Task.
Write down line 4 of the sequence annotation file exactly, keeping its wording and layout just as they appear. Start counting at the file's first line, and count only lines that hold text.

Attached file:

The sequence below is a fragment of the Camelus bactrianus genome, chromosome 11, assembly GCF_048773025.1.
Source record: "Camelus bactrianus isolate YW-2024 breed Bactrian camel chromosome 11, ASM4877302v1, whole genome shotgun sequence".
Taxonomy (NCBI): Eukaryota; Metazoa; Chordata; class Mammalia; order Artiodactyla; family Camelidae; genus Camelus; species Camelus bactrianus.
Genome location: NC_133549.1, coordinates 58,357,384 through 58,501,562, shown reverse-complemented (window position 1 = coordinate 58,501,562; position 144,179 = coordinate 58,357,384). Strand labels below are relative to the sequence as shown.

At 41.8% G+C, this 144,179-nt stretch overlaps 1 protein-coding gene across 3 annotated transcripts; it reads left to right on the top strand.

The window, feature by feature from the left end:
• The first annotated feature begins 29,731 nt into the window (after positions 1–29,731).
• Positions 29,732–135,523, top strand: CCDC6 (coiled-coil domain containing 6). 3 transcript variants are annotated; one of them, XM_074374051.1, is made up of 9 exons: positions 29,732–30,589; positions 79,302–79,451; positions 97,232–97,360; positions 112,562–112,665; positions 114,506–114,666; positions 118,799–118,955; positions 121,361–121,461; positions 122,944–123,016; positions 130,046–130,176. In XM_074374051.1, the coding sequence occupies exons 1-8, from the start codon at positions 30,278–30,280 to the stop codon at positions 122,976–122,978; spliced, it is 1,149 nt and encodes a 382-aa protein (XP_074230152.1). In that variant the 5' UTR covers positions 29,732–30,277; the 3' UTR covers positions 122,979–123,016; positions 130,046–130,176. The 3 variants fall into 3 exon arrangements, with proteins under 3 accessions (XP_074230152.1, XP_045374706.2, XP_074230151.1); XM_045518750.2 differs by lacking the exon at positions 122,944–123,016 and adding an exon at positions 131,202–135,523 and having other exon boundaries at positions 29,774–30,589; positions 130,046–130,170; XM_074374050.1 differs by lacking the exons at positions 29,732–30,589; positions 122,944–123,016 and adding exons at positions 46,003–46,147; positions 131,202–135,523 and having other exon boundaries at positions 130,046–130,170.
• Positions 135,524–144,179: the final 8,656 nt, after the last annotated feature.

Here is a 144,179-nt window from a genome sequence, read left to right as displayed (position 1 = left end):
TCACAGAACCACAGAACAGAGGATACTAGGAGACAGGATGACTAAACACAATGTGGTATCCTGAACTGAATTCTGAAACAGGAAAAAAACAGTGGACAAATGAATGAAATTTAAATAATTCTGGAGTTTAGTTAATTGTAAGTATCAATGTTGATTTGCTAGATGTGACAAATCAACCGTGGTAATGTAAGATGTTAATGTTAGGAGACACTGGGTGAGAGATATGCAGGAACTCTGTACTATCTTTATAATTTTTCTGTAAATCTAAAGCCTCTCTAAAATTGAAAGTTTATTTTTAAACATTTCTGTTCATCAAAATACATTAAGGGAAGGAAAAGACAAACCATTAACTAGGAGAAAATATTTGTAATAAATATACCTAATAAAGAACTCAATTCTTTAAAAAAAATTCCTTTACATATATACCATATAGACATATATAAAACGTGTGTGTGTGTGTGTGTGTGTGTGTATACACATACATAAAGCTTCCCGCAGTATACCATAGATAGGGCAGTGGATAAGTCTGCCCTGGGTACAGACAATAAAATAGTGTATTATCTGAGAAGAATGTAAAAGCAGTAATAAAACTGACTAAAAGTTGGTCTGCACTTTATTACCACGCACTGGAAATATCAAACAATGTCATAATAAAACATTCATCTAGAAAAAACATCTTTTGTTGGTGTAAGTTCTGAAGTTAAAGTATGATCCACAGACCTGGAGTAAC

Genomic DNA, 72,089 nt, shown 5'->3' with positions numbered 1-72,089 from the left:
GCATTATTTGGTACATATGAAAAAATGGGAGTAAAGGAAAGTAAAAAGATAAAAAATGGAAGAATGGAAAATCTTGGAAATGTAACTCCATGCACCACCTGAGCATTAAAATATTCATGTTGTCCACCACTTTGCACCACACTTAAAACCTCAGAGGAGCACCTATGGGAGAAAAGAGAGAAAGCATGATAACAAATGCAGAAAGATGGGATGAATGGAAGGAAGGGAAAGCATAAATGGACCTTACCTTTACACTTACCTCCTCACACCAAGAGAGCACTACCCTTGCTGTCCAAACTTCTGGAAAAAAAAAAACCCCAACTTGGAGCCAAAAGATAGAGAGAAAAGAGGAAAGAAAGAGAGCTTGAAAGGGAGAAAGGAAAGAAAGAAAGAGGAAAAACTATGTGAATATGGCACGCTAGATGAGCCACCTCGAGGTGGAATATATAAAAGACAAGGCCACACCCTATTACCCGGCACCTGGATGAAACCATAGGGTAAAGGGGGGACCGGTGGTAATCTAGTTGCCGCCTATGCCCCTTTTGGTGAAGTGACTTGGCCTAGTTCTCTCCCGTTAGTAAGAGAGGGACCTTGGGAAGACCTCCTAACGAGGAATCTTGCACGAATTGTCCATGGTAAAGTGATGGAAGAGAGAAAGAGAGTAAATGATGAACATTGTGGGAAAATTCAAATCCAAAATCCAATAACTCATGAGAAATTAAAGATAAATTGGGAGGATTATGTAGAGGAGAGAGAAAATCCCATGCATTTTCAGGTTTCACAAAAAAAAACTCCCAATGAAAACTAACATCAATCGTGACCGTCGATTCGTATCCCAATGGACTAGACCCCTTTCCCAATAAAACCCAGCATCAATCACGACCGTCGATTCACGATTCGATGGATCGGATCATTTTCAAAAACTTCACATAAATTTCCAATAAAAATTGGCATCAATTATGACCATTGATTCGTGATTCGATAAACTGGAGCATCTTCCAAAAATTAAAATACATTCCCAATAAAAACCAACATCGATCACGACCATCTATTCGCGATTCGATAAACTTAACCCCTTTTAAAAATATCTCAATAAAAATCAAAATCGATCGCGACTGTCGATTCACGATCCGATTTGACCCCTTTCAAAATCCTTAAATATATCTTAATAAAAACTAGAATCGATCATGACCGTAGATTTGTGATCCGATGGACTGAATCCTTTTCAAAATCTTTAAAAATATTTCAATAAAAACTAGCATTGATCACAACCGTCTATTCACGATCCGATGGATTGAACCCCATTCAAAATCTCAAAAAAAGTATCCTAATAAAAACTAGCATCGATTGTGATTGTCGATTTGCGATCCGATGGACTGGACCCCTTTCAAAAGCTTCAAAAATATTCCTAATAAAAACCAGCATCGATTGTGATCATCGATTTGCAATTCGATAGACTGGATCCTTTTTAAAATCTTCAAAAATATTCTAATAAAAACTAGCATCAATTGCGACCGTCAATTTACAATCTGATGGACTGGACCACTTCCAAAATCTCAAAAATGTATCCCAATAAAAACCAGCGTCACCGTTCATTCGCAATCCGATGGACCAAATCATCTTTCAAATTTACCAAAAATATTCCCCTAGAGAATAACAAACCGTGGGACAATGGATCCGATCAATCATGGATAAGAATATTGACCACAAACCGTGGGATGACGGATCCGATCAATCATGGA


Genome location: NC_133549.1, coordinates 58,357,384 through 58,501,562, shown reverse-complemented (window position 1 = coordinate 58,501,562; position 144,179 = coordinate 58,357,384). Strand labels below are relative to the sequence as shown.